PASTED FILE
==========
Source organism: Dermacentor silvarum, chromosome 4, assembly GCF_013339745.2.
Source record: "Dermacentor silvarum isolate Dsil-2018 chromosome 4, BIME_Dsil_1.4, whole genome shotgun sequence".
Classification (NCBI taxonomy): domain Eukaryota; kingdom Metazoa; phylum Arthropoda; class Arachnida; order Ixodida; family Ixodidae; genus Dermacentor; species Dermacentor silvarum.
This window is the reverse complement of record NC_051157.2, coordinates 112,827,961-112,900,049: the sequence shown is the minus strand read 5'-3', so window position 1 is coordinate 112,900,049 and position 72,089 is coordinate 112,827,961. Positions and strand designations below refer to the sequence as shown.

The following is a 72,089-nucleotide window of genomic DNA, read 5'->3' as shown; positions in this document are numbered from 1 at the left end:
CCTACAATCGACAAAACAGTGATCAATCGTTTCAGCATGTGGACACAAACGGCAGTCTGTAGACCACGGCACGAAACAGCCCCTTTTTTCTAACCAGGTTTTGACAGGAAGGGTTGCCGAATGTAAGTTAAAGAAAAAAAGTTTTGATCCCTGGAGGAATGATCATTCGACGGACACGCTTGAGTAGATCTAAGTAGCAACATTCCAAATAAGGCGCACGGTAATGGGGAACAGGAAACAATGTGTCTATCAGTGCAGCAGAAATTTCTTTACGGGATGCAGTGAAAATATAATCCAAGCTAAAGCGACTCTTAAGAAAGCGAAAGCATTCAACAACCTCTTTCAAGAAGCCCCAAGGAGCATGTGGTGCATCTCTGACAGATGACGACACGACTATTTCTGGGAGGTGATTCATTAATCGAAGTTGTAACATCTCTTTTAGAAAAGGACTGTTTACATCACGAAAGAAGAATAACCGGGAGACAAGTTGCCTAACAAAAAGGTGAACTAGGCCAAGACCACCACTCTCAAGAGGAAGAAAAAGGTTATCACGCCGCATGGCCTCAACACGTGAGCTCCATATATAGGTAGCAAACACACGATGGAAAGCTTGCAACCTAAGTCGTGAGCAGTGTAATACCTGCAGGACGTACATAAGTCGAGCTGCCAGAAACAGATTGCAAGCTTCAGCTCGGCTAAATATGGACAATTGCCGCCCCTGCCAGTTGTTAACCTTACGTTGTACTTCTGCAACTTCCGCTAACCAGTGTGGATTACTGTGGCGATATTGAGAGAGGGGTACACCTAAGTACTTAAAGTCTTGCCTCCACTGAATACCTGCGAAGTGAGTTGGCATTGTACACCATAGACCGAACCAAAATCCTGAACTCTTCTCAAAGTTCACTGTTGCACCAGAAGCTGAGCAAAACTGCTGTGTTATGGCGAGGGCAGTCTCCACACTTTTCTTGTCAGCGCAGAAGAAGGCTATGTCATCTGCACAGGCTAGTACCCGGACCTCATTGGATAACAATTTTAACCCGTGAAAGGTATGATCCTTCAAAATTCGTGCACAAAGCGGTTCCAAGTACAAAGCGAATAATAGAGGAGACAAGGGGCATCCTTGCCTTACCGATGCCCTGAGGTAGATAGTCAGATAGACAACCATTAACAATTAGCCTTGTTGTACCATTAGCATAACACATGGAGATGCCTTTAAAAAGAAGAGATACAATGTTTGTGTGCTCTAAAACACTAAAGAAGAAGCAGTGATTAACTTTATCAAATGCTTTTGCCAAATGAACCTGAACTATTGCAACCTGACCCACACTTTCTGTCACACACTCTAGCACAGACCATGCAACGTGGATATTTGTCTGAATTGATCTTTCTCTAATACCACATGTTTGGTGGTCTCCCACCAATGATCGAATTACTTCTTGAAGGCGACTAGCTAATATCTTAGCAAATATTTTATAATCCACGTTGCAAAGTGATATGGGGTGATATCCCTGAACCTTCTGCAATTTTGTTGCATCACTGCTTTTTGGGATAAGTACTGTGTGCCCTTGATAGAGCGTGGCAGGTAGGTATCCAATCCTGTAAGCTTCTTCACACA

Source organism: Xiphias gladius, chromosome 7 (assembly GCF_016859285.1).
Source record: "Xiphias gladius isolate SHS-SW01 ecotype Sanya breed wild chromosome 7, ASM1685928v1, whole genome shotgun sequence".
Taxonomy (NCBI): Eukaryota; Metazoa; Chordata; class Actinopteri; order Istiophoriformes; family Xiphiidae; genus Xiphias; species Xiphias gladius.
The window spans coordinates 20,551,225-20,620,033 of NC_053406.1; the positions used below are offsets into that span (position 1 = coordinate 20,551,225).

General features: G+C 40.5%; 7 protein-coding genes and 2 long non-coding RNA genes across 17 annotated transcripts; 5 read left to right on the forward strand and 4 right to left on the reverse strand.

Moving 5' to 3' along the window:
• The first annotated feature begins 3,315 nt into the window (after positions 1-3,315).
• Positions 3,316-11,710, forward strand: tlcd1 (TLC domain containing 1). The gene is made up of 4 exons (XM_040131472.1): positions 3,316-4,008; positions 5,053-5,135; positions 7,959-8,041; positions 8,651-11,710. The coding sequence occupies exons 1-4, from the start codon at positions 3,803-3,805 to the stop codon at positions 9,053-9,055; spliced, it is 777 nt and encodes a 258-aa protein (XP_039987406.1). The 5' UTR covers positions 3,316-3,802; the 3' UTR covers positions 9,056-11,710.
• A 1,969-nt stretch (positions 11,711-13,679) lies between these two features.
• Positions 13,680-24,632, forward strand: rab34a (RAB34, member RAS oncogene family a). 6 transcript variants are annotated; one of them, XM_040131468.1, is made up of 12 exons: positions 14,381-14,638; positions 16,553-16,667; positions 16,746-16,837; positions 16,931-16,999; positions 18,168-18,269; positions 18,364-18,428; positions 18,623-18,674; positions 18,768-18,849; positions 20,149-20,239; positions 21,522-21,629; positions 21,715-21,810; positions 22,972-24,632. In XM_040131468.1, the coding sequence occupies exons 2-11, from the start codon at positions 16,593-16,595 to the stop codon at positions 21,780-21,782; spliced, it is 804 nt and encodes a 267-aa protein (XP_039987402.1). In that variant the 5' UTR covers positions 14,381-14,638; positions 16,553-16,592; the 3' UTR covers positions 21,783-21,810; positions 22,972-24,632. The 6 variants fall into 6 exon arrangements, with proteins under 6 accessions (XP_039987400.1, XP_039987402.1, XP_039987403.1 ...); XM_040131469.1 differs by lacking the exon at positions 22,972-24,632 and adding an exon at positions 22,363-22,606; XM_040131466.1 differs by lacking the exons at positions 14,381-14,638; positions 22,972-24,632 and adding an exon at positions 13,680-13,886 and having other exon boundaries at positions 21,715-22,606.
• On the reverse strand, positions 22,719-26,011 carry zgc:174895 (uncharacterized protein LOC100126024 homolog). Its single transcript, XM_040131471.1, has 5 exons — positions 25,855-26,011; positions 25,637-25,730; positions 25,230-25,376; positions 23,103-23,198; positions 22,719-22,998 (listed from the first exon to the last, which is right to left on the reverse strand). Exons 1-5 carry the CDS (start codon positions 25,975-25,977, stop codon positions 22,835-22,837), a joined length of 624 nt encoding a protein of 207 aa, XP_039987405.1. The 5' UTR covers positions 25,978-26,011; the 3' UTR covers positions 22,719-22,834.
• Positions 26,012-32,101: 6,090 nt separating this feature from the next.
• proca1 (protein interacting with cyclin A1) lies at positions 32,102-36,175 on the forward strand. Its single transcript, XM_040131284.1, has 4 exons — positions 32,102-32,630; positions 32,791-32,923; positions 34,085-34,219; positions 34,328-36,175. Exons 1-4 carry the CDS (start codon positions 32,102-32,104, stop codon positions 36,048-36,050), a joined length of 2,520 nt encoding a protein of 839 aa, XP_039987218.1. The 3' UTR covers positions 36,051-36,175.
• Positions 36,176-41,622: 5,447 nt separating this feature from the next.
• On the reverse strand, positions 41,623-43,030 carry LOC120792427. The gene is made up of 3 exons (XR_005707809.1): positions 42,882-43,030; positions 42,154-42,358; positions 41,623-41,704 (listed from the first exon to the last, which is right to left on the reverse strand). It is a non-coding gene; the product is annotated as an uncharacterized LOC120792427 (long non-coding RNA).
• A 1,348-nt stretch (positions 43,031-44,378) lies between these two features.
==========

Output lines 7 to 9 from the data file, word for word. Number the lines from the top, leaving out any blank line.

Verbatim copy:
Source organism: Xiphias gladius, chromosome 7 (assembly GCF_016859285.1).
Source record: "Xiphias gladius isolate SHS-SW01 ecotype Sanya breed wild chromosome 7, ASM1685928v1, whole genome shotgun sequence".
Taxonomy (NCBI): Eukaryota; Metazoa; Chordata; class Actinopteri; order Istiophoriformes; family Xiphiidae; genus Xiphias; species Xiphias gladius.